The fate of squatters on the contested land in Kyambogo that is claimed by the university and Kampala District Land Board was yesterday thrown into jeopardy after Mengo disowned any relations.
An estimated 4,000 squatters who settle on the land say Buganda Kingdom owns the land referred in official documents as “Kyambogo Link land”.
Buganda Kingdom Attorney General Christopher Bwanika said: “You cannot just settle on the land without permission from the owner. If you settled here with your grandparents who also settled here illegally, the laws cannot be on your side. The Kabaka did not settle anyone on this land as you have claimed because he does not own the land at lower Kyambogo.”
“The only land the kingdom owns is in upper Kyambogo, near the (Banda) palace, which issues are being resolved between the two institutions,” he added.
The new details were revealed yesterday during a site-evaluation meeting convened by the head of State House Anti-Corruption Unit, Col Edith Nakalema, said.
Accompanied by the Ministry of Lands, Kyambogo University, Buganda Kingdom, Uganda Land Commission, and Buganda Land Board officials, Col Nakalema said the settlers on the 137-acre piece of land failed to provide documentary proof of ownership.
Unhappy, the angry residents hurled insults at officials of Kyambogo University, arguing that they inherited the land from their forefathers who told them the land belonged to Buganda Kingdom.
“I have grown from here and given birth to nine children. All along, we knew this land belonged to Buganda Kingdom and not Kyambogo (University). Now if the kingdom has disowned it, what is left of us? ”Mr Richard Kakarugaya, the chairperson of K Zone 6 Village, said.
The residents argue that they are bona fide occupants.
According to Section 29(2)a of the 1998 Land Act, as amended, a bona fide occupant “means a person who before the coming into force of the (1995) Constitution had occupied and utilised or developed any land unchallenged by the registered owner or agent of the registered owner for twelve years or more…”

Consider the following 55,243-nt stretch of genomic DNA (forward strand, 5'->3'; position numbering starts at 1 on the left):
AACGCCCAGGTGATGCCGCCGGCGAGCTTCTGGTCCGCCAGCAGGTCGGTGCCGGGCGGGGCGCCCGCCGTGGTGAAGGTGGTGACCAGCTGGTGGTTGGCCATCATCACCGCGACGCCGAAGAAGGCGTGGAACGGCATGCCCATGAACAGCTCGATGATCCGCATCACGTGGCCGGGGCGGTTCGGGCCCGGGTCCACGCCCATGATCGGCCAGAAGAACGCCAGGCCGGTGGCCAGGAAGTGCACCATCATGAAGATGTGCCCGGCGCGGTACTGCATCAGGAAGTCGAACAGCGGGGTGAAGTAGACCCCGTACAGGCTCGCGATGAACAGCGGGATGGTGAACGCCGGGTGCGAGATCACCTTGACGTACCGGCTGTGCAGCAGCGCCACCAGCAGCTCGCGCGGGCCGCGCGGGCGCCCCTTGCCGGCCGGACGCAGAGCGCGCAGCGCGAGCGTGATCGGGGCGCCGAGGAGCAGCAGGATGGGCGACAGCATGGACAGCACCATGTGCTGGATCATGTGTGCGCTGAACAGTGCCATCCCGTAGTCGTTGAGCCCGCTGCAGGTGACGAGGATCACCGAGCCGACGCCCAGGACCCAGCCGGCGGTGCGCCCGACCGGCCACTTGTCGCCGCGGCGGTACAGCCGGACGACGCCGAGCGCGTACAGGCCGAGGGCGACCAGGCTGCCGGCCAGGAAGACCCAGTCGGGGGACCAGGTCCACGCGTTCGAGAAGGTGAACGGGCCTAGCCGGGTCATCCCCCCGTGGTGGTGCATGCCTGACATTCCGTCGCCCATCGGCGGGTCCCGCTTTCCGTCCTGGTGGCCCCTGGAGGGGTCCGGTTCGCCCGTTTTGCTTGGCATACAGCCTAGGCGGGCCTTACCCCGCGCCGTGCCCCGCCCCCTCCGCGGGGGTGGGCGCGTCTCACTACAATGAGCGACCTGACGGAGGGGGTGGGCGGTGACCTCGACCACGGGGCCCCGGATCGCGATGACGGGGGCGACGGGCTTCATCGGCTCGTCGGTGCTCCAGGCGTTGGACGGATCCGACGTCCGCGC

Mr Kakarugaya said the government demarcated the residents into six zones of 4,000 persons and that those eligible have voted from the same area since 1986, the year President Museveni shot his way to power.
Col Nakalema indicated that upon their investigations, which was commissioned by the Minister of Education, Ms Janet Museveni, and President Museveni, Kampala District Land Board (KDLB) does not have any claim on the land.
She also said that the Ministry of Lands, which the government directed to survey the land and reopen its boundaries, confirmed that the land belongs to the educational institution and not other claimants.
Mr Ogaro Ebunyu, the commissioner for surveyors and mapping, who corroborated the accounts during the site visit, said the surveys were basing on the 1962 official documents.
Mr Ebunyu said Kyambogo land starts from Naalya Road, towards Kinawataka Valley up to southern parts of the university.
He also confirmed that some parts of the land at upper Kyambogo near Banda Palace, which the university had claimed ownership, belonged to Buganda Kingdom.
Following yesterday’s interface, Col Nakalema tasked the residents to identify two representatives from each of the six villages or zones for a meeting that would take place at her office next week.
Kyambogo land wrangles that started in 2013, but intensified in February after the university land title mysteriously disappeared from the registry of Kampala Capital City Authority.
This was after Kampala District Land Board (KDLB) claimed the Kyambogo Link Road portion of the land and used hired tractors to demolish fence erected by the university and flattened the land.
Mr David Balondemu, the chairperson of KDLB, claimed they owned the land and planned to develop it. The dispute of the ownership of the land is pending determination by court.